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This bright design was for the cover of a book by Henri Matisse. He would regularly provide modern illustrations to sit alongside text, though sometimes featuring just his artworks alone.
Here we find crosses of black with near identical blue versions placed just below. There is deliberately a small space between the two so that we can make out them both. To the right hand side there are single shapes in the same manner, but these are spaced further apart. He then signs the cover at the bottom in large lettering, and a fairly loose use of pen. Two further orange triangles are then placed within the design, plus his initials in the bottom left corner. The artwork is termed Maquette, though this is an artistic term normally used to describe small sculpture models which are used to give an indication of how a planned project might look, though in a larger format. Book illustrations were an important part of Matisse's career, though something that many are not aware, with most in the public just being aware of his iconic oil paintings which tend to receive more exposure within the media.
This artwork is believed to now be owned by the The Museum of Modern Art, New York and it may well have been under the ownership of the Guggenheim family at some point as well. Both of these heavyweights focus on modern art and have important roles in helping the US to perhaps become the leader in art galleries and museums across the world, even though western art history was previously dominated by European nations up to about the end of the 19th century. Cover maquette for the book Matisse His Art and His Public is dated at 1951 and was produced using gouache on paper, cut and pasted. Larger images of the cover reveal some of the original work made by the artist would should actually increase its value rather than detract from it. For example, lines exist where the artist pasted in different elements together over the bright yellow background.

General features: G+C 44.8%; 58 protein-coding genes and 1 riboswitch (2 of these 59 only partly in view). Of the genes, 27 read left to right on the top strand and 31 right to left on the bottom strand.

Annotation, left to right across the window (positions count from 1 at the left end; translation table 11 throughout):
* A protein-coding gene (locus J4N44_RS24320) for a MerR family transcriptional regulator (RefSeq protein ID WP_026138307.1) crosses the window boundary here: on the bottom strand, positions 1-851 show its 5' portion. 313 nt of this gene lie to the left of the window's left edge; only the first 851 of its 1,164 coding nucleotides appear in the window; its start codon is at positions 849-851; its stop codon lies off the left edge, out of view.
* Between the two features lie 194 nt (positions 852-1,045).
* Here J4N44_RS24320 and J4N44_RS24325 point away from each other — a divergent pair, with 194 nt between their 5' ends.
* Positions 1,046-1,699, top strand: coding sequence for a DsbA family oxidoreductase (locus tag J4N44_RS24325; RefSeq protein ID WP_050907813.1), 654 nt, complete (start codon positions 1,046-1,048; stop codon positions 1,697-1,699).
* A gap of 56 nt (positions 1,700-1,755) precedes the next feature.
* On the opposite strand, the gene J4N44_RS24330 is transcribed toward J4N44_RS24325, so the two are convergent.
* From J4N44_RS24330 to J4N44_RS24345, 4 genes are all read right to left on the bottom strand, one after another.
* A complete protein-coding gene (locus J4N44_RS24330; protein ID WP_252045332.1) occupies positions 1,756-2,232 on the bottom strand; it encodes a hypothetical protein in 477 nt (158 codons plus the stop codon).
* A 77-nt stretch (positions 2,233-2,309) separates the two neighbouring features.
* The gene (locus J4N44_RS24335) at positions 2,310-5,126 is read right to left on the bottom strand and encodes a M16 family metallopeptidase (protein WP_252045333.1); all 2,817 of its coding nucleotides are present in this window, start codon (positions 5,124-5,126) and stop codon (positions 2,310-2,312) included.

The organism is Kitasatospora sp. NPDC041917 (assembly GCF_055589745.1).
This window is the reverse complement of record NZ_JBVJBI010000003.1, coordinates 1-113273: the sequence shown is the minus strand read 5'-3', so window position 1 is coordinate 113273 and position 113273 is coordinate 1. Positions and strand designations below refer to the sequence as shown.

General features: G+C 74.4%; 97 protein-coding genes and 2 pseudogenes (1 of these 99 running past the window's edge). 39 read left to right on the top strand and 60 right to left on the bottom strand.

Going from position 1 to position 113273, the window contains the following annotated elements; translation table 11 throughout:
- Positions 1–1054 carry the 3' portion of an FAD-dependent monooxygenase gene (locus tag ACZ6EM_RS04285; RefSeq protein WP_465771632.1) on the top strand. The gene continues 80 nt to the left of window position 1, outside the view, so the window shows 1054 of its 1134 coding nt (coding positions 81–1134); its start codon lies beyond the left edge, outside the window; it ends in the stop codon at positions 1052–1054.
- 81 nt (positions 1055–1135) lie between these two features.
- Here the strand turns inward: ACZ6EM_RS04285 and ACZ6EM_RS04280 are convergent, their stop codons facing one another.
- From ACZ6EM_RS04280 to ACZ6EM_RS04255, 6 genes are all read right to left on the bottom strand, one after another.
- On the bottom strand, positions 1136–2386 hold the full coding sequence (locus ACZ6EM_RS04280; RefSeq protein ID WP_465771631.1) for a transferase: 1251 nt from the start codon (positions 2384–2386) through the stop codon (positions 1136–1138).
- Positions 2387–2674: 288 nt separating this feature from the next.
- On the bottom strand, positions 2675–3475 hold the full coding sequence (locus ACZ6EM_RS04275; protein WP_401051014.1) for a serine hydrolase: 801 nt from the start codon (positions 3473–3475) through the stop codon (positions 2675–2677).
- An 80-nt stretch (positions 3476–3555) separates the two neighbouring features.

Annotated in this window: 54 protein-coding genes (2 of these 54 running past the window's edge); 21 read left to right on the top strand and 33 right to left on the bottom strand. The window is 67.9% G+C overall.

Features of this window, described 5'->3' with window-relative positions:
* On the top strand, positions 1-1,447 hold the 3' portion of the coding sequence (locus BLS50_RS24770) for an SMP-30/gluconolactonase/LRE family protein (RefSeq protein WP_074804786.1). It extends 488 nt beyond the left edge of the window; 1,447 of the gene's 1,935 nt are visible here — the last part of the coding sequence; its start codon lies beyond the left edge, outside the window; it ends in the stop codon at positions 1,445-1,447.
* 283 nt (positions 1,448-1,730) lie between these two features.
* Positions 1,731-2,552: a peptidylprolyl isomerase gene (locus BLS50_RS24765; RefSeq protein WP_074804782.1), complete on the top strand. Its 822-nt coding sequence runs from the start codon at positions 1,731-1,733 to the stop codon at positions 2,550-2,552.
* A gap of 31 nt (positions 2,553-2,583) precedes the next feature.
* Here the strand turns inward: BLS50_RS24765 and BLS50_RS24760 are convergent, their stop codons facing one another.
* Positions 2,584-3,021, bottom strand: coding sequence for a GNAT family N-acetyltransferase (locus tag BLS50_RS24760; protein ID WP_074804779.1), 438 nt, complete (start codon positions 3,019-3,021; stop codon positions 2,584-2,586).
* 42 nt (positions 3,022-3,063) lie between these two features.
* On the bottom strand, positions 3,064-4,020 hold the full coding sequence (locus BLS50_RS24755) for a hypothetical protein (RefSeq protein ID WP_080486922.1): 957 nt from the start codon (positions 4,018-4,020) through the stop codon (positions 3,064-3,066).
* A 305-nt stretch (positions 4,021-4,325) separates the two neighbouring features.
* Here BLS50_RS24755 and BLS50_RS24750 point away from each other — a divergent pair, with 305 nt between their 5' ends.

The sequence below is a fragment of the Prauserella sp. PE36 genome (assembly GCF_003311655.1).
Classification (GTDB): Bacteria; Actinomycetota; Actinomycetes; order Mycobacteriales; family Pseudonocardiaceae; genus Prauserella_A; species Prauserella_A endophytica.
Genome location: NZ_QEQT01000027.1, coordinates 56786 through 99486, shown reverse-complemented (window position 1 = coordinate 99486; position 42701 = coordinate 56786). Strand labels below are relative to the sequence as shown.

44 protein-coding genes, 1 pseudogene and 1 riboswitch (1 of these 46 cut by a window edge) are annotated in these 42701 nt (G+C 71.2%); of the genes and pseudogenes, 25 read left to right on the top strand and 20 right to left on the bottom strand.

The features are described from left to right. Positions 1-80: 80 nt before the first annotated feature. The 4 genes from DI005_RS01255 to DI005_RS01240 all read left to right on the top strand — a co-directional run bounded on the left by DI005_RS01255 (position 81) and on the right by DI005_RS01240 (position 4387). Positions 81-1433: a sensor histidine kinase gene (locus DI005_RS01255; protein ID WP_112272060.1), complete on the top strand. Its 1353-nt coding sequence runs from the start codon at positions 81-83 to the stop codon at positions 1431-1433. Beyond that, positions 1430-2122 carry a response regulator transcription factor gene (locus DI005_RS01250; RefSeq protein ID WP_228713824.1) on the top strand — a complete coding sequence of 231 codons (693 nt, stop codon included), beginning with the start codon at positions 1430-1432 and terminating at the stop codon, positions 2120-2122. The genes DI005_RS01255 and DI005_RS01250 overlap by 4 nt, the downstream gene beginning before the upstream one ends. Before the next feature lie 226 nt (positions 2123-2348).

Although the artist remains most famous for classics such as Open Window, Portrait of Madame Matisse and Blue Nude, the public is starting to understand the great breadth of his work and therefore be inspired to look deeper into his considerable oeuvre. His illustrations, for example, are highly significant and provide another contribution to his legacy which was his influential within the development of modern art. That alone explains why his work is so highly prized but thankfully a good amount of it resides in public art collections, allowing us all to see it close up which in turn can help to bring more people in the art industry in coming generations.